Sculpture and the Fourth Dimension

PHOTO BY TIM VAN SCHMIDT: Chapungu Sculpture Park, Loveland

Tim Van Schmidt


The Fourth Dimension is time.

Of all the forms of art in the world, not one fleshes out its influence into the Fourth Dimension like sculpture. Stone, metal, even concrete materials all mean that whatever shape a sculpture takes, it will last much longer than paper, canvas, and certainly our current glut of electronic expression.

You don’t need a museum to protect it. You don’t need a machine to enjoy it. You don’t even need a nameplate. What a piece of sculpture becomes after being shaped stays that way on into countless years.

I have seen some timeless sculptures during my years as a fine art fan. I saw Rodin’s “The Thinker” in California. I saw Michelangelo’s work up close in Russia’s Hermitage Museum. I saw an amazing copy of Michelangelo’s “La Pieta” in Denver, with all its smooth and graceful lines supporting the grief of a mother.

But the echo of time that is inherent in works of sculpture was never more clear than at a recent visit to the famous “Hearst Castle” on the central coast of California. William Randolph Hearst was a big collector of statuary, and the grounds are littered with pieces from a diversity of historical periods. People even as rich as Hearst come and go, but the sculpture work lives on.

There’s a famous poem by Percy Shelley titled “Ozymandias,” and it mocks the hubris of an ancient ruler who claims his dominion is timeless as his statue languishes in lonely desolation.

While the ancient ruler’s empire was gone, I think Shelley got it wrong about his statue. It was still there after centuries in the desert — and may still be there long after Shelley is gone.

PHOTO BY TIM VAN SCHMIDT: Benson Sculpture Garden, Loveland

But sculpture doesn’t have to be tied to great places or great people. That’s what I have learned living so close to one of the top sculpture centers in the nation — Loveland, home to the annual Sculpture in the Park show that brings sculptors from all over the country as well as foundries and lots of public artworks.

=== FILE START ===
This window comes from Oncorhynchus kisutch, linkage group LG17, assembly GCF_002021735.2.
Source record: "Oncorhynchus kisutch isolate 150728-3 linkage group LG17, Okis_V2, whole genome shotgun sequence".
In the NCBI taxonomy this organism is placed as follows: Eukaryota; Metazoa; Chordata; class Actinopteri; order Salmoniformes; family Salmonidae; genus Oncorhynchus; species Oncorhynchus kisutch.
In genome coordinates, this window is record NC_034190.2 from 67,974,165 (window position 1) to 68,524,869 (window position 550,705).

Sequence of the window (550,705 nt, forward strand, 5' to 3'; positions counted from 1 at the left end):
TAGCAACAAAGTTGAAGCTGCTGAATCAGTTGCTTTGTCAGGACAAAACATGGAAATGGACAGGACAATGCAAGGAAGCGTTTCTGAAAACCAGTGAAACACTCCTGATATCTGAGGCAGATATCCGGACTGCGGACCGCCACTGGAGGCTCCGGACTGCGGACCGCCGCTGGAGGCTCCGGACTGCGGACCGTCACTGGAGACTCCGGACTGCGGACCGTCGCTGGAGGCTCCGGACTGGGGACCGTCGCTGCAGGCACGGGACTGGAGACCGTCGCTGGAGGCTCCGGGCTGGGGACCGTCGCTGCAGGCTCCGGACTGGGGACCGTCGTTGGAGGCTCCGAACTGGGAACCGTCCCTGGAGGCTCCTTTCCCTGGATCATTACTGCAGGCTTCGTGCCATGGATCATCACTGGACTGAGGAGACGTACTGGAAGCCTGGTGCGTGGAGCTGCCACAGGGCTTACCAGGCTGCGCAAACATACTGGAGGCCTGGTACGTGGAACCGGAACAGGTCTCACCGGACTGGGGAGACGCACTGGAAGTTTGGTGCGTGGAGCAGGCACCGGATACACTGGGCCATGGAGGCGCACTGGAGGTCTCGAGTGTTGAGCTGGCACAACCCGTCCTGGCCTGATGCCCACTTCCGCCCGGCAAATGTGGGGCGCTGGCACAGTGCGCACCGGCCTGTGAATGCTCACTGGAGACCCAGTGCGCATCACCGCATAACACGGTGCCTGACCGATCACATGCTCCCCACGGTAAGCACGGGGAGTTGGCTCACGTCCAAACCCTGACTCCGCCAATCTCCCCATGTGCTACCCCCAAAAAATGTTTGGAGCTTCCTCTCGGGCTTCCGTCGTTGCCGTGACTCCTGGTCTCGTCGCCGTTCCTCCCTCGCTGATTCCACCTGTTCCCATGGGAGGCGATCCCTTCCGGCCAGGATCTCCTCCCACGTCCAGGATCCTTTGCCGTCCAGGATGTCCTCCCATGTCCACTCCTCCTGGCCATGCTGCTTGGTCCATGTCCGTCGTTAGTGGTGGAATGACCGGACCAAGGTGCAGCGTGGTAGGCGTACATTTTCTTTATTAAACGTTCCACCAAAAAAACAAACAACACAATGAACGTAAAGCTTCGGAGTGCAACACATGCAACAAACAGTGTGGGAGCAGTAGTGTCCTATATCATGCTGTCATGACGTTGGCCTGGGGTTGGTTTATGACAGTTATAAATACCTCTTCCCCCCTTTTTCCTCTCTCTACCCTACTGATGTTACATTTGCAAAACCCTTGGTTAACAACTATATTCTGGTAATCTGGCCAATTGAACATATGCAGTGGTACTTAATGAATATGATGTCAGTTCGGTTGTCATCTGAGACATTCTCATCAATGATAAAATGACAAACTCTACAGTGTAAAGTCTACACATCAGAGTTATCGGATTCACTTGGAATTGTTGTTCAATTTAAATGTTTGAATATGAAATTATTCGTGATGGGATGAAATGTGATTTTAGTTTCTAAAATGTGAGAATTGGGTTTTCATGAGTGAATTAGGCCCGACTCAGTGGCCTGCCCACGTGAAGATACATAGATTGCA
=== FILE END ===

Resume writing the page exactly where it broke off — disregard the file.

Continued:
Added to this are two excellent sculpture parks — Benson Sculpture Garden and Chapungu Sculpture Park — where anyone can enjoy the timeless quality of sculpture just about any time of year.

Benson Sculpture Garden is located at 1125 W 29th Street in Loveland and features a diversity of pieces ranging from abstract to whimsical. Chapungu is tucked in behind the Centerra shopping area off of Sky Pond Drive and features a rich cultural experience with Zimbabwean stone sculptures coupled with placards that highlight the thoughts and customs of a people far away.

But let’s also not forget the great Swetsville Zoo, nearby in Fort Collins at 4801 E Harmony Road. It’s a collection of fanciful sculptures made out of old vehicles and farming parts and other found objects.

PHOTO BY TIM VAN SCHMIDT: Swetsville Zoo, Fort Collins

All of these places are open to the public, pretty much all year long. They’re outdoors and invite return trips anytime. I have gone to these places often, with visitors and various friends, and always see something new. Each visit is different for me, but, really, the sculptures themselves do not change. That’s because they are standing firmly against the test of time.

This column is dedicated to the memory of my best sculptor friend Monty Taylor — truly a sculptor of life.

Tim Van Schmidt is a writer and photographer based in Fort Collins. See his galleries of Benson, Chapungu, and Swetsvile sculpture gardens on YouTube at “Time Capsules by Tim Van Schmidt.”

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